UT relaunches SafeRide pilot program for fall

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Blanca Gamez, assistant director for Parking and Transportation Services said more data will be collected to assess the long-term viability of the UT Safe Ride program.

Photo Credit: Graeme Hamilton | Daily Texan Staff

UT is relaunching Safe Ride as a pilot program because of a lack of funds needed to permanently continue the ride-sharing service for the fall semester.

Safe Ride is a free Parking and Transportation Services program that drives University students from the downtown entertainment district to their homes between midnight and 3 a.m. Thursday–Saturday. Safe Ride picks up riders at the corner of  San Jacinto Boulevard and Eighth Street and drops them off at their homes in the West Campus or East Riverside residential areas.

Safe Ride began as a Student Government initiative started by former SG President Kori Rady and is contracted through uRide, a ride-sharing service. SG completely funds Safe Ride, and the program could become permanent if the reintroduced pilot is successful, according to Blanca Gamez, assistant director for Parking and Transportation Services.

“Before I left, we were looking for long-term funding, but we had enough to keep the program going for a while,” Rady said. “The only thing preventing it from being permanent was the long-term source of funding for ‘X’ amount of years, and we needed that to get a long-term contract.”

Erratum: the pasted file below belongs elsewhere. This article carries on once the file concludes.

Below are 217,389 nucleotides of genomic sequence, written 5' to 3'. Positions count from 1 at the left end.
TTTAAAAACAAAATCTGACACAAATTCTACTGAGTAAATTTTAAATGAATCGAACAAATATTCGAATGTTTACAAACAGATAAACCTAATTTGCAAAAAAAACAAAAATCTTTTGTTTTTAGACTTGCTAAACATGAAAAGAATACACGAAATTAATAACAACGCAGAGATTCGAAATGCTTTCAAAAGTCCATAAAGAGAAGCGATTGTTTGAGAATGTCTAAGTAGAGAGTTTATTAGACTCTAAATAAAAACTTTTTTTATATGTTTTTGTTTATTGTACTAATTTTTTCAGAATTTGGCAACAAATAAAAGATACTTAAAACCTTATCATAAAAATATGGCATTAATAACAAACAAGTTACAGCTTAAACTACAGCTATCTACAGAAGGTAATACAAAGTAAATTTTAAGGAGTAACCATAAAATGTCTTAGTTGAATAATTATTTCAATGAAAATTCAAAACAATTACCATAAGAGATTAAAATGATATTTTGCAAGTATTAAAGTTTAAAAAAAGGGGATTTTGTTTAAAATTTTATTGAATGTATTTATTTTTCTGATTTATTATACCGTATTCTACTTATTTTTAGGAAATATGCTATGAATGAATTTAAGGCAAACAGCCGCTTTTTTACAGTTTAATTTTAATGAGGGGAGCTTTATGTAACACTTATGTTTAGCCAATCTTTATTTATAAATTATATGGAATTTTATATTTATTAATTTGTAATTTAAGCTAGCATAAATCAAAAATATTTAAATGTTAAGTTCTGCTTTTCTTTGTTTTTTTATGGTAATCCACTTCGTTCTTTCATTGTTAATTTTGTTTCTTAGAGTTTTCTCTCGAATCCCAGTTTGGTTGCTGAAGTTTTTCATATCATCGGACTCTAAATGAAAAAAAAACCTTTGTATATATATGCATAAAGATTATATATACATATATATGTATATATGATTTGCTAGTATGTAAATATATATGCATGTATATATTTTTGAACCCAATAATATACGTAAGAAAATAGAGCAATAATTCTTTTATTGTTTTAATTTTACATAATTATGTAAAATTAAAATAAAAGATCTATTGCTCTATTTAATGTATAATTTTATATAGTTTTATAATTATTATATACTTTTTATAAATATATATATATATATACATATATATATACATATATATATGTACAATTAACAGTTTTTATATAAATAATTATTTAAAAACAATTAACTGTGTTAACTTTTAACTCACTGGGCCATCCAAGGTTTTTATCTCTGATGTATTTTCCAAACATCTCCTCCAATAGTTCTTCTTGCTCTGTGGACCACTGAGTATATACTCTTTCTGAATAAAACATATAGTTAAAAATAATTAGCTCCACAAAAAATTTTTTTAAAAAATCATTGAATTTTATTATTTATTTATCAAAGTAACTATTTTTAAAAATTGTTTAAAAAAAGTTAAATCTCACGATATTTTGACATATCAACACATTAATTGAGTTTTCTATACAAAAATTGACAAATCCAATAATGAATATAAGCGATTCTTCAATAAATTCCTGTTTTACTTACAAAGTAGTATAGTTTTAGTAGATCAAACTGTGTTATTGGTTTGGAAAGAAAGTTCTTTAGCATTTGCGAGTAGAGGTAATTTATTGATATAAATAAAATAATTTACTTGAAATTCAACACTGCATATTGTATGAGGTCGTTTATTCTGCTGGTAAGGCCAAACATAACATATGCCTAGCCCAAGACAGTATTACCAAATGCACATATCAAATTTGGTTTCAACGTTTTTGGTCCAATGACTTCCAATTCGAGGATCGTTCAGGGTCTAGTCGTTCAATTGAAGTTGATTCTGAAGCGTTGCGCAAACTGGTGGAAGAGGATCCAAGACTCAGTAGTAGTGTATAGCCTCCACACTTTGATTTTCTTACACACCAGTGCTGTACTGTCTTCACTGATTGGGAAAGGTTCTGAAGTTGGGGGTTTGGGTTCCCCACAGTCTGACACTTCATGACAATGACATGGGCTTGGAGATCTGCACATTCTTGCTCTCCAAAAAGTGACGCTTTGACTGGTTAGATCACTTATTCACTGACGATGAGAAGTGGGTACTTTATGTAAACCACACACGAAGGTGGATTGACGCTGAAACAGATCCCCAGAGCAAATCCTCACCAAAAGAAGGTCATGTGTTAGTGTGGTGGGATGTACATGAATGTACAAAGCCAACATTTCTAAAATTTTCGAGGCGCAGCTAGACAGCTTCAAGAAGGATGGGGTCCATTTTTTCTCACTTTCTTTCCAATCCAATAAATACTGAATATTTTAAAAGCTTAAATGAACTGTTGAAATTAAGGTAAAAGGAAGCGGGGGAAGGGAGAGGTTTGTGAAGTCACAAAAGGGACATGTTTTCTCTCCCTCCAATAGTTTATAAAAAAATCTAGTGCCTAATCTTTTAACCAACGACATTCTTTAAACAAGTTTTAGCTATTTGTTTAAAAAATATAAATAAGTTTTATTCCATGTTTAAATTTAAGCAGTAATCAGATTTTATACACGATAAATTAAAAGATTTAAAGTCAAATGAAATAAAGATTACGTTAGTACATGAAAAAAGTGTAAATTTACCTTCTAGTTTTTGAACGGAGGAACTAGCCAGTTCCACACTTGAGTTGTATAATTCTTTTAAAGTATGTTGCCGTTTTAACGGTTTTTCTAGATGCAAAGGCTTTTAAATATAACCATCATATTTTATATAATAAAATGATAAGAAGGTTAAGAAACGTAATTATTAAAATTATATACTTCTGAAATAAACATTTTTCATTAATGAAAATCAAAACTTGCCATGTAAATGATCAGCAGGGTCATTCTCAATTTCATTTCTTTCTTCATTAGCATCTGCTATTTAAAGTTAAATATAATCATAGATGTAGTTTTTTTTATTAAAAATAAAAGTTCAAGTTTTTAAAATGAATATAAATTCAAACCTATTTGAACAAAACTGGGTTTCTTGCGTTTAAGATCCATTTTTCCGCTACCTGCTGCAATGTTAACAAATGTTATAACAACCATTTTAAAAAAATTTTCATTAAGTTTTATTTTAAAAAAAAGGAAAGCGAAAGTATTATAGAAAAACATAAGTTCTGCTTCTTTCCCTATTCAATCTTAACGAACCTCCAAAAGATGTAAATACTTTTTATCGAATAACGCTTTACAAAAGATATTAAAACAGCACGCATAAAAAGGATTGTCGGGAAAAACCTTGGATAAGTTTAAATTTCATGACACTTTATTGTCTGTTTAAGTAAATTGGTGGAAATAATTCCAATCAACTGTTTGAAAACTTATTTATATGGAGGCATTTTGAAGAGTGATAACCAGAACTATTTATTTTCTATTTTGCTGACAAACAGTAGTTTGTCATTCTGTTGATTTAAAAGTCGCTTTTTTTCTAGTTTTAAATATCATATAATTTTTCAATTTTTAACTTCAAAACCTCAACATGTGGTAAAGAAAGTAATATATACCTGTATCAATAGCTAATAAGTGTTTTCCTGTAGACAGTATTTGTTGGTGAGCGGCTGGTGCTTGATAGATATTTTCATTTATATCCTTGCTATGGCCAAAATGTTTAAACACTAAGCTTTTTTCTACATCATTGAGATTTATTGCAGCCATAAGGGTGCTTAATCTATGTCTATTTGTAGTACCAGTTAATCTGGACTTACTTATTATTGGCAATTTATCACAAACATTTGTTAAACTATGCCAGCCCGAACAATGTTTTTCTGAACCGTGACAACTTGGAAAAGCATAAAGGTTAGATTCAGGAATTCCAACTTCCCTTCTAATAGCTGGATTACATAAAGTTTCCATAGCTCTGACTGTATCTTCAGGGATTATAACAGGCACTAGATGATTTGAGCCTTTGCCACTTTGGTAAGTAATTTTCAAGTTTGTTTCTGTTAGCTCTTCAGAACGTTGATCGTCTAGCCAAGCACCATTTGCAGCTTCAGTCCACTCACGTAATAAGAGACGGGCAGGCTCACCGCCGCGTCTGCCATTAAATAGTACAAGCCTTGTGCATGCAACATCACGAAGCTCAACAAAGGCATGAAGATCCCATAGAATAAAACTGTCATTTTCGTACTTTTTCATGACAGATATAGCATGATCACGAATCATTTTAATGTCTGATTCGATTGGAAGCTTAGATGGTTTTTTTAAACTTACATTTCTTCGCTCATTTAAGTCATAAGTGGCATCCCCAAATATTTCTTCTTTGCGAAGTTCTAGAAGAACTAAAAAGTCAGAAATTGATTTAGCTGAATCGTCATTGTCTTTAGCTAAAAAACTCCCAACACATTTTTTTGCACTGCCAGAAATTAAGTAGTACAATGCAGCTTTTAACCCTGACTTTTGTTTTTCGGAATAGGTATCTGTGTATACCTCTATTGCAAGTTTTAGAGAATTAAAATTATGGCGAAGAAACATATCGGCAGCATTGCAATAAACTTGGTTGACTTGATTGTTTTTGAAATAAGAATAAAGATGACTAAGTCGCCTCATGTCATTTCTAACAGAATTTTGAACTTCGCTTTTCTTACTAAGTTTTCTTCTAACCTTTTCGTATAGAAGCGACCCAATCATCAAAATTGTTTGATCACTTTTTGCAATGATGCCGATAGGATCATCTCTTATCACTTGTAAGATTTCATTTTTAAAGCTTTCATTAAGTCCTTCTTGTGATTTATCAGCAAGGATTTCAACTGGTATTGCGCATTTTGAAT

Since Safe Ride’s original launch in fall 2014, students have taken more than 7,000 trips with the program, said Gamez. PTS will collect more data on the pilot program this semester to assess whether it should become a permanent campus program, according to Gamez.

“The pilot [program] is to give us enough statistical information to whether or not we should actually move forward with having a permanent program that’s funded here on our campus,” Gamez said. “The pilot is kind of to test the waters.”

uRide CEO Robert Dick said he thinks the program took off after UT implemented the service last fall and would like to see it continued long-term if the funds are available. So far, there is not a long-term plan available, said Dick.

“We’d love for it to be a permanent program,” Dick said. “If the students are happy with it, UT’s happy with it, we’re happy with it. It’s just a matter of funding. I think everyone agrees who works with the department that this is something we should do, we just have to figure out how.”

Biology freshman Belen Gutierrez said free rides from downtown to residential areas reduces the inconvenience of finding a ride after having a fun night. 

“It’s less of a hassle, safer and they’re looking out for you so you don’t have to worry about some drunk friend taking you home,” Gutierrez said. 

Gamez said UT will continue to offer Safe Ride as an alternative for students with no better option to get home from downtown until the Safe Ride program gets permanent funding.

“I hope that it becomes a permanent program just because it’s a great way to keep students safe from the dangers of drinking and driving,” Gamez said. “Once we know that there is permanent funding, then we can go through the whole process of selecting a vendor who will provide us the service here on campus."